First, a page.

This appeal stemmed from a dispute between Pauma and the State over Tribal-State Gaming Compacts. Pauma filed suit against the State based on the court's prior decision in Cachil Dehe Band of Wintun Indians of the Colusa Indian Community v. California (Colusa II). The district court granted summary judgment to Pauma on its misrepresentation claim. The court held that once a court’s judgment interpreting an ambiguous contract provision becomes final, that is and has always been the correct interpretation from its inception. Therefore, the court concluded that Colusa II's interpretation of the Compacts’ license pool provision applies retroactively, such that the State would be deemed to have misrepresented a material fact as to how many gaming licenses were available when negotiating with Pauma to amend its Compact; the district court awarded the proper remedy to Pauma by refunding $36.2 million in overpayments; and the State has waived its sovereign immunity under the Eleventh Amendment. The court agreed with the district court's finding that the Indian Gaming Regulatory Act (IGRA), 25 U.S.C. 2710, is inapplicable in this case and therefore Pauma's argument that the State acted in bad faith is irrelevant. Accordingly, the court affirmed the judgment of the district court. View "Pauma Band of Luiseno Mission Indians v. California" on Justia Law
Plaintiff appealed the district court's dismissal of his second amended complaint against Sony, alleging that Sony violated the Video Privacy Protection Act, 18 U.S.C. 2701, by retaining plaintiff's personally identifiable information beyond the Act's statutory limits, and disclosing his personal information between Sony entities. After carefully examining the legislative history, structure and language of 18 U.S.C. 2710 as a whole, the court agreed with the Sixth and Seventh Circuits, and concluded that the district court properly dismissed plaintiff’s unlawful retention claim for lack of a private right of action. The court also concluded that the district court properly dismissed plaintiff's unlawful disclosure claim because he failed to sufficiently allege that intra-corporate disclosures of consumers’ personal information between Sony entities to sustain the operations of the PlayStation Network violated the Act. Accordingly, the court affirmed the judgment. View "Rodriguez v. Sony Computer Entm't" on Justia Law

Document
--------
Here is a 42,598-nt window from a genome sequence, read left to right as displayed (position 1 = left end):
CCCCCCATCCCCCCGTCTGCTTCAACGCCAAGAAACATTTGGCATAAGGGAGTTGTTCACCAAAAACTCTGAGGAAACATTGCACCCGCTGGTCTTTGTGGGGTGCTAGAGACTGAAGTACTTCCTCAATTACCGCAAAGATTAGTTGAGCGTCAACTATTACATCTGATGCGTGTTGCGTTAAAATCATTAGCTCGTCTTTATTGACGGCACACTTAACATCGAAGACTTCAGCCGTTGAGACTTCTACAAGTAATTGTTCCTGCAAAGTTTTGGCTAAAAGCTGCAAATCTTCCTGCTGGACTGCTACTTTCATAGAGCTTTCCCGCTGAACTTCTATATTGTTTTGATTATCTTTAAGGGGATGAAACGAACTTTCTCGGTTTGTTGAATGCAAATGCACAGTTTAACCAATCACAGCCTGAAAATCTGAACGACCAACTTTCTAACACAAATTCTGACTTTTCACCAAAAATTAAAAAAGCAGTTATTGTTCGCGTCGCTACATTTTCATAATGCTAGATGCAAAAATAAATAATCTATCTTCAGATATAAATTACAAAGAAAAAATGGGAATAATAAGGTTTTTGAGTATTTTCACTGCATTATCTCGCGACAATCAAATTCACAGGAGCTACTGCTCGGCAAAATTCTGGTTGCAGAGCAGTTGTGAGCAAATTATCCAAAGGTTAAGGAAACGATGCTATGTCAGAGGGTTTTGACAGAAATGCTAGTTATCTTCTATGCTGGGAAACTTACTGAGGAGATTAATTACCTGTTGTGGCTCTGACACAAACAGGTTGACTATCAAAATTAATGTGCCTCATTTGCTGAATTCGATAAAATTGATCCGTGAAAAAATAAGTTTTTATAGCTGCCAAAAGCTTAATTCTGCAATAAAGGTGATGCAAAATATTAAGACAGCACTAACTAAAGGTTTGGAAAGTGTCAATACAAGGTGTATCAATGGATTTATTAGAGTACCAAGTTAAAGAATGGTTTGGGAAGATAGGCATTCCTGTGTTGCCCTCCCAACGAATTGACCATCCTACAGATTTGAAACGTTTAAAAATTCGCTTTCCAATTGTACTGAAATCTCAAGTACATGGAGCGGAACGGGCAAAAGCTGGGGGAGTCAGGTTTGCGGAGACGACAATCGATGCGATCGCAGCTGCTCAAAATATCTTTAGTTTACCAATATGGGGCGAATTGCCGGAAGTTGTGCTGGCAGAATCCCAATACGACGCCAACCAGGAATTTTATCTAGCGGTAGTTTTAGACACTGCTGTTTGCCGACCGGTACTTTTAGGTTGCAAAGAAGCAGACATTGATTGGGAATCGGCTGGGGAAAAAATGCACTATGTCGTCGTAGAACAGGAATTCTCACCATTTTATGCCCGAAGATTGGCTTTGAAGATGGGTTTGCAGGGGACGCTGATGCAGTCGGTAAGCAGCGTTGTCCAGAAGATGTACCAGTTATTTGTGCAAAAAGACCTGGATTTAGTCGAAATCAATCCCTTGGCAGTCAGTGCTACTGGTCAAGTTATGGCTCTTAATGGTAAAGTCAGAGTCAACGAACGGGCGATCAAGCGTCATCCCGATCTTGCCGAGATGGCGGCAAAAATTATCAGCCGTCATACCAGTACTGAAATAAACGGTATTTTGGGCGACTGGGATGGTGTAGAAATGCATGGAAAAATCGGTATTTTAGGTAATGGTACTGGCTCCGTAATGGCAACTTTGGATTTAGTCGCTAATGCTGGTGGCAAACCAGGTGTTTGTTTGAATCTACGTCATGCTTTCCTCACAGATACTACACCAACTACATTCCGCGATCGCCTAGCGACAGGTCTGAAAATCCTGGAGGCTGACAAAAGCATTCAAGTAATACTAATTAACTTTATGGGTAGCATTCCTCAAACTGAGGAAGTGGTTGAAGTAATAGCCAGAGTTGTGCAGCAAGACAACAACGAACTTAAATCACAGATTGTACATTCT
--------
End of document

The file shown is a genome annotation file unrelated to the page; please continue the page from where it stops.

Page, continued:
Posted in: Gaming Law
The Indian Gaming Regulatory Act (IGRA) divides gaming on Indian lands into three classes and provides a different regulatory scheme for each class. “Non-banking” card games (including poker) can be either Class II or Class III gaming, depending on the laws of the state in which the gaming takes place, 25 U.S.C. 2703. Banking card games are those in which the casino participates “in the game, where the house takes on all players, collects from all losers, and pays all winners, and the house can win.” The Coeur d’Alene Tribe and the state executed a Compact authorizing the Tribe to offer Class III gaming. The parties failed to agree on the scope of gaming allowed by Idaho law. The state argued that Idaho law only permitted the state lottery and parimutuel betting, while the Tribe countered that it allowed “all games that contain the elements of chance and or skill, prize and consideration.” Idaho officials learned that the Tribe intended to offer Texas Hold’em at the Casino and obtained a preliminary injunction. The Ninth Circuit affirmed, rejecting arguments that tribal sovereign immunity was not abrogated and that venue was improper under the terms of the Tribal-State Gaming Compact and upholding the district court’s findings. View "State of Idaho v. Coeur D'Alene TribeRIBE" on Justia Law